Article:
If you are looking to join the OpenSCAP team, a good way to begin is to start listening. Join the mailing list and find us on IRC and start asking questions. You can also start following the blogs of our main developers, where you can find the latest news and upcoming features. Take a look into News section to see their latest posts.
Are you a student interested in a diploma or bachelor’s thesis related to OpenSCAP? Check out the ideas page.
There is a nice summary of different ways to contribute in the article 14 Ways to Contribute to Open Source without Being a Programming Genius or a Rock Star by Andy Lester.
There are many ways to get involved. Let’s find the right one for you…You are a You want to
The best way to introduce yourself to the community and get familiar with the code of a particular project is to review existing code changes. Reviewing a code change is just as important as creating the code change in the first place – the project cannot evolve with enough flexibility if there are not enough responsible reviewers of proposed changes.View more
As implied by the git and GitHub workflows, code development on GitHub is performed using the following stages:
Let’s say that you have decided to contribute to the OpenSCAP Base project and you are already familiar with basic usage. A good way to start is to open GitHub’s issues tracker and pick an issue. If you already have an issue and its solution, check out the instructions to see how to contribute your code. If you are not sure which issue to chose ask us on IRC.
All of our tools have their support section where you can find information how to contribute to that project.
Do you know Linux server administration and maintenance inside out? Are you interested in writing security policies? Users of the SCAP ecosystem need both tools and content. Security specialists typically contribute to security policy prose, and then work to turn the texts into automated SCAP content. The skills required have a lot of overlap with the developer role, but a great security specialist is often also a very good administrator.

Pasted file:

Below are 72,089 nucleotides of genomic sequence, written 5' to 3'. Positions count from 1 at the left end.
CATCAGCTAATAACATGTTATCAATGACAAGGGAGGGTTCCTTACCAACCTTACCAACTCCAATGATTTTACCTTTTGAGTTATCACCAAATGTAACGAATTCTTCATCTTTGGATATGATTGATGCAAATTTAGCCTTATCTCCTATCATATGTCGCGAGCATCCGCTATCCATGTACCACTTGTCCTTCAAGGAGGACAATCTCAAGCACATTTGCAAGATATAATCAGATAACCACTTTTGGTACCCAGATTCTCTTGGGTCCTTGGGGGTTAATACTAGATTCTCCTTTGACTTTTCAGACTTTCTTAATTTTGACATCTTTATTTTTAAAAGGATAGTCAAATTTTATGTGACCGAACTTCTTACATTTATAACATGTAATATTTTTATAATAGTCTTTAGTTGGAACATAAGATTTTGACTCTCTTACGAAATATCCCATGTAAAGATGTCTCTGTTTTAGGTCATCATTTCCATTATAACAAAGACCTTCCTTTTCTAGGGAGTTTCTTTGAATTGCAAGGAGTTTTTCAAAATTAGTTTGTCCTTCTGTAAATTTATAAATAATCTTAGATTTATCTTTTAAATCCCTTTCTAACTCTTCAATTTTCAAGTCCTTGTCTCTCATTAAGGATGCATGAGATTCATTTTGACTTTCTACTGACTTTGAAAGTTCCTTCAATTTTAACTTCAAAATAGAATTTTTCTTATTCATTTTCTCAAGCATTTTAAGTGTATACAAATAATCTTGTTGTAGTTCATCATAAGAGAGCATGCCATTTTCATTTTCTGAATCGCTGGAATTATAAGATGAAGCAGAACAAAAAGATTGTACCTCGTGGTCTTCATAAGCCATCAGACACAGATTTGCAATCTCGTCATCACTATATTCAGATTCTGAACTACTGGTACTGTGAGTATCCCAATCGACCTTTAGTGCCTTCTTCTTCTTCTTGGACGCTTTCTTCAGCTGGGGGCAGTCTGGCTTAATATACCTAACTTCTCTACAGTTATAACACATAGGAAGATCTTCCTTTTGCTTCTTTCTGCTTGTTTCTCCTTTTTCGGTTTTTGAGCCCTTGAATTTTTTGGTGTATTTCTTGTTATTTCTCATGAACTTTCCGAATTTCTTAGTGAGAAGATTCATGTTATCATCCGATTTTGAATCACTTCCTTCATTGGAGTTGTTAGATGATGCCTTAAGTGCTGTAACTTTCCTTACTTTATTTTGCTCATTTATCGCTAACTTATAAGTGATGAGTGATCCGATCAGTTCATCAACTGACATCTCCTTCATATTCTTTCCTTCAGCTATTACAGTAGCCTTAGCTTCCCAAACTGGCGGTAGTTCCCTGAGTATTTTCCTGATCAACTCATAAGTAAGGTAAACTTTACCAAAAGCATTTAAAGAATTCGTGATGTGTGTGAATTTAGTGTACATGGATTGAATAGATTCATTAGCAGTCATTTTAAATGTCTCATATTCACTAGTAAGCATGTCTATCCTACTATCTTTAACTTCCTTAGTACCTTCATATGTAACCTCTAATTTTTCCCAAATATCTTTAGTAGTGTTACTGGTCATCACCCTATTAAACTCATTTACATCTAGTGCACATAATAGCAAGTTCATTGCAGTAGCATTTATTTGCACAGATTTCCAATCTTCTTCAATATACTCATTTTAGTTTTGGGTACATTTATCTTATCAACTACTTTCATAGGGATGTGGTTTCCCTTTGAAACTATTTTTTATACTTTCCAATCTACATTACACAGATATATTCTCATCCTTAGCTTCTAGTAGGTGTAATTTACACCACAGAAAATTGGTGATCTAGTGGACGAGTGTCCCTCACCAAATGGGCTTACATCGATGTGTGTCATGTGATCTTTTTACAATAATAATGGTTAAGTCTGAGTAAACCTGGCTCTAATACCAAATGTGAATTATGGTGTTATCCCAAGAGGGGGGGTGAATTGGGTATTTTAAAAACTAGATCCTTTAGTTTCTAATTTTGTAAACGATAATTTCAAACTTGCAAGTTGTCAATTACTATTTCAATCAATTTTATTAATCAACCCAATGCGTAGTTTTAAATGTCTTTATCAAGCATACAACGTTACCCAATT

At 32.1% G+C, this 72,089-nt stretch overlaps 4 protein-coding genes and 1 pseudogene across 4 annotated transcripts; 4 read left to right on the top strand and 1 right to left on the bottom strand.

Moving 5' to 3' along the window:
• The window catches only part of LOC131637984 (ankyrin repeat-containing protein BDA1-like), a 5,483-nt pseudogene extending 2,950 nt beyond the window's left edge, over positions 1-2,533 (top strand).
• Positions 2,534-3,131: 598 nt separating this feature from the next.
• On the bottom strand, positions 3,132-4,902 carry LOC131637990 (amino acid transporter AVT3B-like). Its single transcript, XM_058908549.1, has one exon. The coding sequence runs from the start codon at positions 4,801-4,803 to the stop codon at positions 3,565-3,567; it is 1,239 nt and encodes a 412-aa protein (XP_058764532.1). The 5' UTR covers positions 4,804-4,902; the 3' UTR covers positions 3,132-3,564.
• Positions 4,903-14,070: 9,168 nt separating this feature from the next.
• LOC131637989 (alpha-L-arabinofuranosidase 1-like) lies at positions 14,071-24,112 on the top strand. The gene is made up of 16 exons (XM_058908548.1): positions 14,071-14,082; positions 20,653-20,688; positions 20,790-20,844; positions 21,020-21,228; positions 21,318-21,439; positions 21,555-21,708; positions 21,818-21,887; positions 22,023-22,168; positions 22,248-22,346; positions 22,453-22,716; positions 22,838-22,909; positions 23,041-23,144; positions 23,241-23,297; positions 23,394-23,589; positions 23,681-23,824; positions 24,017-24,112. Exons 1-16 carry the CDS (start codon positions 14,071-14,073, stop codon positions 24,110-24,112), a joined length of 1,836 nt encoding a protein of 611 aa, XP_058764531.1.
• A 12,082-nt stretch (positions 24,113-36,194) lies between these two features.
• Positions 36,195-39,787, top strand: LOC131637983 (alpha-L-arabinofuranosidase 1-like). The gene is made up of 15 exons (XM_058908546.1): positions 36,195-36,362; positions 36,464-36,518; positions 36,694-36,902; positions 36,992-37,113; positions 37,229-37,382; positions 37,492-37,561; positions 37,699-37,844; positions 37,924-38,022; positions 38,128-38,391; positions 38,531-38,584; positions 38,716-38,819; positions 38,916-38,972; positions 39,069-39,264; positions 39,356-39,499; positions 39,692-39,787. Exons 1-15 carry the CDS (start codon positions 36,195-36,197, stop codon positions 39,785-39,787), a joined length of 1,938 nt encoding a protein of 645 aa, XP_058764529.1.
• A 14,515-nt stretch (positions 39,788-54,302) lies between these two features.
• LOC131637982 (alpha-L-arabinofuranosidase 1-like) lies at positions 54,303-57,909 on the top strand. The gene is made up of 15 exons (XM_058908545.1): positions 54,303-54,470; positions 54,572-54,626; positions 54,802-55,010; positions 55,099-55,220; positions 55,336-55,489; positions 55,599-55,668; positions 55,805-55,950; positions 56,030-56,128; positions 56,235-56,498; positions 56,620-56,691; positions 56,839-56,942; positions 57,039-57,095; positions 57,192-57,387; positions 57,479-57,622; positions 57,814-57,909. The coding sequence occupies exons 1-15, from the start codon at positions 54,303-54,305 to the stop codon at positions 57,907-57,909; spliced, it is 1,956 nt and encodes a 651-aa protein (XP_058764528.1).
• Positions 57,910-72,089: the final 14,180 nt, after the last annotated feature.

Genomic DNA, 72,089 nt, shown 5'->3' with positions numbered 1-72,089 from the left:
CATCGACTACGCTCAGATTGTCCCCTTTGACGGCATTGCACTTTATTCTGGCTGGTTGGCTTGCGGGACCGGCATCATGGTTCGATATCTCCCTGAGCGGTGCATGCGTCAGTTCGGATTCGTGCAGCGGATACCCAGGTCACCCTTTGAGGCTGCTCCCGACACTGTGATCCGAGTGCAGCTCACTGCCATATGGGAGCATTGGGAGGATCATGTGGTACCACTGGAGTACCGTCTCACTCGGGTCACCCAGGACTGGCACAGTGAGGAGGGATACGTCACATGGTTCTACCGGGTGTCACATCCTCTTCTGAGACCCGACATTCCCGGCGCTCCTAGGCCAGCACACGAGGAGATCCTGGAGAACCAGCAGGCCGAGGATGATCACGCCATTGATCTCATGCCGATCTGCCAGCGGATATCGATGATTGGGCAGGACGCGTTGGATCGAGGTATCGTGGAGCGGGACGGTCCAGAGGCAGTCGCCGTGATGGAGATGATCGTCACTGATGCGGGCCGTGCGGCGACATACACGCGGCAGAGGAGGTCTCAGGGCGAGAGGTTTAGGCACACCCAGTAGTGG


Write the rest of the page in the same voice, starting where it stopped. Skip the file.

If you have a keen eye for detail, or even just a knack for breaking things, you can help us with testing. Good testing directly contributes to stability, and is an excellent way for people of all backgrounds to make a valued contribution to the project.
Are you interested in Linux security? Do you enjoy writing concise, to-the-point user documentation? We realize that software can only be as useful as its documentation. The state of the SCAP ecosystem documentation is gradually improving but we always appreciate help.
If you are a user experience designer (such as an information architect, interaction designer, or user researcher), you can also contribute. If you see some places where the user experience could be improved, let us know about it on our mailing list. There are many tools to work with and there always is something to improve. Sometimes you can find a mistake which can be easily fixed – if so, help us. You do not have to be a developer to contribute.